Sunday, May 1, 2011

AAR: Here I Stand

Here I Stand
Full 9 Turn Secenario 1517-1555
France: Michael R
England, Hapsburg, Ottoman, Pope, Protestant: Rich, Tim, Dean, Bob, John

This weekend I was finally able to try out Here I Stand in all its 6 player diplomatic glory.  This game duplicates the tumultuous period of early 16th Century Europe where players take on the roll of the various heads of state and religious leaders in order to guide their faction through a myriad of challenges.  As a CDG (card driven game) design, the game does a wonderful job of showcasing all the colorful events of the period.  Players must contend with: pirates, burning heretics, theological debates, exploring the New World, and Henry VIII's wives, just to name a few.  This period of history is woefully underrepresented in historical game design, and this simulation goes a long way toward correcting that imbalance. 

Europe: 1524
The was the first large multi-player diplomacy game I have played in a number of years.  When I first learned that Ed Beach had designed this game I was extremely interested.  Ed had continued the development of  the Great Campaigns of the Civil War series, one of my favorite systems, and I was certain an original game of his own design would also be a winner.  As a former Empires In Arms player, it was a joy to see how far these new designs have come in terms of efficiency and steamlining.  Rules for diplomacy, alliances, declarations of war, and peace treaties are all handled in such a way as to facilitate speed of play.  Our game on Saturday went about 8 hours and some of the players remarked that it should have gone quicker.  I was amused by these comments, thinking back to the days of Empires in Arms where 8 hours would have been one turn at best!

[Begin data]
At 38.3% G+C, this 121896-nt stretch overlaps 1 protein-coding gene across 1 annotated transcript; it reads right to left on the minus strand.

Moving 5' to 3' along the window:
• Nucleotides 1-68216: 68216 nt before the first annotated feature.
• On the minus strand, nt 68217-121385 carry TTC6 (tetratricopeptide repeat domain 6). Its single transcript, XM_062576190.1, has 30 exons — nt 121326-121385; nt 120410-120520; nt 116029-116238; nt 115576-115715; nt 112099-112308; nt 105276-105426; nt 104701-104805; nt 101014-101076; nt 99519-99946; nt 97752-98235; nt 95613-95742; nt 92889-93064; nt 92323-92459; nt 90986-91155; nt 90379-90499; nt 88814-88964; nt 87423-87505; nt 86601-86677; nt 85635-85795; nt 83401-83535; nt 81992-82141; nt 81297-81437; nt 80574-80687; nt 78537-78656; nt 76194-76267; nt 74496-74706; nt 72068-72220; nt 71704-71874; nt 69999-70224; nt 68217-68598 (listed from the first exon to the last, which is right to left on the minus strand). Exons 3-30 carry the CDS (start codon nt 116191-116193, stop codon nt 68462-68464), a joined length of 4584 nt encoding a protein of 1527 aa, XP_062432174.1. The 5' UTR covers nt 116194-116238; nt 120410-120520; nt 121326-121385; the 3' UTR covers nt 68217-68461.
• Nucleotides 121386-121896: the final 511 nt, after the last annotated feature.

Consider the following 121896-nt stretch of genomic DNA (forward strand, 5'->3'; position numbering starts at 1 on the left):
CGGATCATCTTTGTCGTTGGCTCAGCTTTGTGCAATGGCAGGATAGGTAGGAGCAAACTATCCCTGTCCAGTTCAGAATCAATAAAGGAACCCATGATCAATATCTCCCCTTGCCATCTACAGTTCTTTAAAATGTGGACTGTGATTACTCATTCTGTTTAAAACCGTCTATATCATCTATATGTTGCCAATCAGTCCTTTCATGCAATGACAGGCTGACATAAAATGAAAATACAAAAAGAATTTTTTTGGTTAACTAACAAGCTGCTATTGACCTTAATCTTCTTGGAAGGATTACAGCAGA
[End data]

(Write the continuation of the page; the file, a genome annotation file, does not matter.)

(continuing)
Diplomacy Phase: Secret Meetings in Dark Places
A quick overview of the game (from the French perspective):

The French and English started the game in a proxy war over Scotland.  This would eventually turn into a larger conflict the consumed most of our four turn game. The French launched a failed invasion of Portsmouth but managed to control the English Channel with the loan of the Spanish Fleet.  This allowed for the eventual seige and assault of Calais which finally fell in 1535. 
The English and French Prepare For War
This played out against the backdrop of Hasburg and Papal efforts to stem the growth of the Protestants in Germany.  The Ottomans pressed their war on Hungary and expanded in the Eastern Mediterranean, but were checked by the Hapsburgs and the Pope.  Near the end of turn 4, the Hapsburg and Papal successes where putting them close to the automatic victory point conditions, though it was unlikely either of them would win during the final phase of the turn.  Turn 5 would have seen a major redrawing of the diplomatic map of Europe in an effort to suppress their leads.  However, there was one chance that the Hapsburgs could pull off a victory by sending Narvaez, the worst navigator of the lot, on a cruise to circumnavigate the world.  In an incredible show of luck and daring, the Hapsburg managed to roll the needed eleven and twelve in rapid succession which gave him the neccessary victory points and an early end to the game!  

The final standings were: Hapsburg, Pope, France, Ottoman, England and Protestant.

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